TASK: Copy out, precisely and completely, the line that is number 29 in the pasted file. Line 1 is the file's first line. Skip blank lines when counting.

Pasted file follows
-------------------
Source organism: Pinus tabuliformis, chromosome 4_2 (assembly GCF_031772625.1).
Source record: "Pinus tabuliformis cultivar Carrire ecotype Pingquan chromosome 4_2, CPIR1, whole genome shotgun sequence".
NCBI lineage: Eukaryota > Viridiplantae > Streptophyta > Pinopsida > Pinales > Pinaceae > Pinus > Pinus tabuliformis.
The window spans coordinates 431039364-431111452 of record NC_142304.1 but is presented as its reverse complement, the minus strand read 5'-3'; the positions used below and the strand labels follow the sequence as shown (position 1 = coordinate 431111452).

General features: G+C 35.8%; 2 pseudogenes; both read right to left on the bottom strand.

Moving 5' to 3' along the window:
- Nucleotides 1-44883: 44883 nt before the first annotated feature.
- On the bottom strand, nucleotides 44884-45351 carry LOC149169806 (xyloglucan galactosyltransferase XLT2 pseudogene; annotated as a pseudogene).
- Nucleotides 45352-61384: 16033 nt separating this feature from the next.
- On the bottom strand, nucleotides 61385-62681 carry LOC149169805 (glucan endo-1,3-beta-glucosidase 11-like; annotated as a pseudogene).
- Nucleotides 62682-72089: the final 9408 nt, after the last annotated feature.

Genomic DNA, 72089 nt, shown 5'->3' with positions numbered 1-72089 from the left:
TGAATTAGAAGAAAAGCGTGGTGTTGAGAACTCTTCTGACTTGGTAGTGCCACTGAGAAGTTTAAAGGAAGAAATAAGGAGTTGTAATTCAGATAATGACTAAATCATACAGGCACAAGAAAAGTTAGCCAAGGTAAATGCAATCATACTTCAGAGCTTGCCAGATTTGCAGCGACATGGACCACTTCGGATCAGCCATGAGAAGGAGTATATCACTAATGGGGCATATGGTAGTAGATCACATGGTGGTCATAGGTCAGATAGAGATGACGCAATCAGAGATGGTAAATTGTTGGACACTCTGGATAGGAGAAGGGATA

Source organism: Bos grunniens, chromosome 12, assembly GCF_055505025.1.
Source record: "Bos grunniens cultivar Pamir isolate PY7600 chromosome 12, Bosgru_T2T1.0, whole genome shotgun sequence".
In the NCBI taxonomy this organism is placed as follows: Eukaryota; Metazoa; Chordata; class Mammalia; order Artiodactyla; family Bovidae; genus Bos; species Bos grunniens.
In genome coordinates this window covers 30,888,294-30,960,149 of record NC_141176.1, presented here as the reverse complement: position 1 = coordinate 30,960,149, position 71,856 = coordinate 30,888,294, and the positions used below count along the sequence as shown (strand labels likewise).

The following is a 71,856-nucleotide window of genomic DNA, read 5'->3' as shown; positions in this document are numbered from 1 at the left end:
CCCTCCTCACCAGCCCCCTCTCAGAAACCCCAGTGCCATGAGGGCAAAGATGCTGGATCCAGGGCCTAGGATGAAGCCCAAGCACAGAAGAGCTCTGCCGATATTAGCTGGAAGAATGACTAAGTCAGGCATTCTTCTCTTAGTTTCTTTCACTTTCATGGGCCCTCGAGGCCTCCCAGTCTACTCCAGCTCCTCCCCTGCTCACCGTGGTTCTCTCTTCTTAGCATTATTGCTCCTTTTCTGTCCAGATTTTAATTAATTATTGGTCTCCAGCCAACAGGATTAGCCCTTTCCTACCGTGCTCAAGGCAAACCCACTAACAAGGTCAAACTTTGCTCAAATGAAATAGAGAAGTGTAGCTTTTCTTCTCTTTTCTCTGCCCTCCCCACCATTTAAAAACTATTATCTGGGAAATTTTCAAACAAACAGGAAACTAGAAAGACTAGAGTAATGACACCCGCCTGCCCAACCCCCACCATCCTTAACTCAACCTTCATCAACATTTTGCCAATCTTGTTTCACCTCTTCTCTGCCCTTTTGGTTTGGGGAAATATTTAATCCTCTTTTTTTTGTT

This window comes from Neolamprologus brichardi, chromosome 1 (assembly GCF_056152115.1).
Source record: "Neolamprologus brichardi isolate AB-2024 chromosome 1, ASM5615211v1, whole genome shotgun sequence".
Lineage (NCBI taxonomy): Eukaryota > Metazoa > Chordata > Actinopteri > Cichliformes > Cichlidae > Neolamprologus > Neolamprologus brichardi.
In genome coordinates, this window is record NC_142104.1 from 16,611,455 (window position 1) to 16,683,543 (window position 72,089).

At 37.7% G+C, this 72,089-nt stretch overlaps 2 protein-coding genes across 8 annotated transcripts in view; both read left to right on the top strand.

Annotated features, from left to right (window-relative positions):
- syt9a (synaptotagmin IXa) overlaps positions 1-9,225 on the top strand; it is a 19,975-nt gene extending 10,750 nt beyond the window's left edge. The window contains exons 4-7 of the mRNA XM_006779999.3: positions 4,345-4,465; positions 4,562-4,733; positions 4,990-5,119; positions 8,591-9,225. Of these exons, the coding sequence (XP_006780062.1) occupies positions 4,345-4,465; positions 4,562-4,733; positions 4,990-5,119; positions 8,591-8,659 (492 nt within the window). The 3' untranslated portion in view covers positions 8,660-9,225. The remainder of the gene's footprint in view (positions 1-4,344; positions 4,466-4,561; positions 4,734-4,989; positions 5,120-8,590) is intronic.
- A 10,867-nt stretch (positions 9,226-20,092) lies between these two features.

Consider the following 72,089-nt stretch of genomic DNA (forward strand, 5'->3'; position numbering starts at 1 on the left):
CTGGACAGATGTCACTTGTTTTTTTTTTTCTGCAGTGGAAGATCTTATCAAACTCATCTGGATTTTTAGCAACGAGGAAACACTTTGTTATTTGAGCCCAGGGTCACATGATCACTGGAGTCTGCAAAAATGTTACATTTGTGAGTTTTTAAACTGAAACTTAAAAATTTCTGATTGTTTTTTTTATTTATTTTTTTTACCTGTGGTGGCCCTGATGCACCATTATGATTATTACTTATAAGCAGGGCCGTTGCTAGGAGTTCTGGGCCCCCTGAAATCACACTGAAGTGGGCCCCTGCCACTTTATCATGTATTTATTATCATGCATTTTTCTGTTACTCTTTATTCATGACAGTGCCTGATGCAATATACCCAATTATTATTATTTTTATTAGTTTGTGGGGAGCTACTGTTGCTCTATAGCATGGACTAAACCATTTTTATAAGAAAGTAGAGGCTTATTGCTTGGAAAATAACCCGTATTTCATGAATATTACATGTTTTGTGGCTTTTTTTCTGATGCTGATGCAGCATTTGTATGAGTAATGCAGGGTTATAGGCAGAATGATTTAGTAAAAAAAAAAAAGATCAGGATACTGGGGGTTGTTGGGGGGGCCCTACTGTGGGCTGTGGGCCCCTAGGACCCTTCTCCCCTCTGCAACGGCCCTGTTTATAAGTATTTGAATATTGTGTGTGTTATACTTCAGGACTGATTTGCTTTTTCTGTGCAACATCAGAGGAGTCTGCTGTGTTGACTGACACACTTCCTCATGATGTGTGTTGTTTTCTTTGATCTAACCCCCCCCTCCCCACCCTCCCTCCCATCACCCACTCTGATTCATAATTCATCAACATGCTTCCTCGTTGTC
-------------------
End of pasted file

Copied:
CTGGACAGATGTCACTTGTTTTTTTTTTTCTGCAGTGGAAGATCTTATCAAACTCATCTGGATTTTTAGCAACGAGGAAACACTTTGTTATTTGAGCCCAGGGTCACATGATCACTGGAGTCTGCAAAAATGTTACATTTGTGAGTTTTTAAACTGAAACTTAAAAATTTCTGATTGTTTTTTTTATTTATTTTTTTTACCTGTGGTGGCCCTGATGCACCATTATGATTATTACTTATAAGCAGGGCCGTTGCTAGGAGTTCTGGGCCCCCTGAAATCACACTGAAGTGGGCCCCTGCCACTTTATCATGTATTTATTATCATGCATTTTTCTGTTACTCTTTATTCATGACAGTGCCTGATGCAATATACCCAATTATTATTATTTTTATTAGTTTGTGGGGAGCTACTGTTGCTCTATAGCATGGACTAAACCATTTTTATAAGAAAGTAGAGGCTTATTGCTTGGAAAATAACCCGTATTTCATGAATATTACATGTTTTGTGGCTTTTTTTCTGATGCTGATGCAGCATTTGTATGAGTAATGCAGGGTTATAGGCAGAATGATTTAGTAAAAAAAAAAAAGATCAGGATACTGGGGGTTGTTGGGGGGGCCCTACTGTGGGCTGTGGGCCCCTAGGACCCTTCTCCCCTCTGCAACGGCCCTGTTTATAAGTATTTGAATATTGTGTGTGTTATACTTCAGGACTGATTTGCTTTTTCTGTGCAACATCAGAGGAGTCTGCTGTGTTGACTGACACACTTCCTCATGATGTGTGTTGTTTTCTTTGATCTAACCCCCCCCTCCCCACCCTCCCTCCCATCACCCACTCTGATTCATAATTCATCAACATGCTTCCTCGTTGTC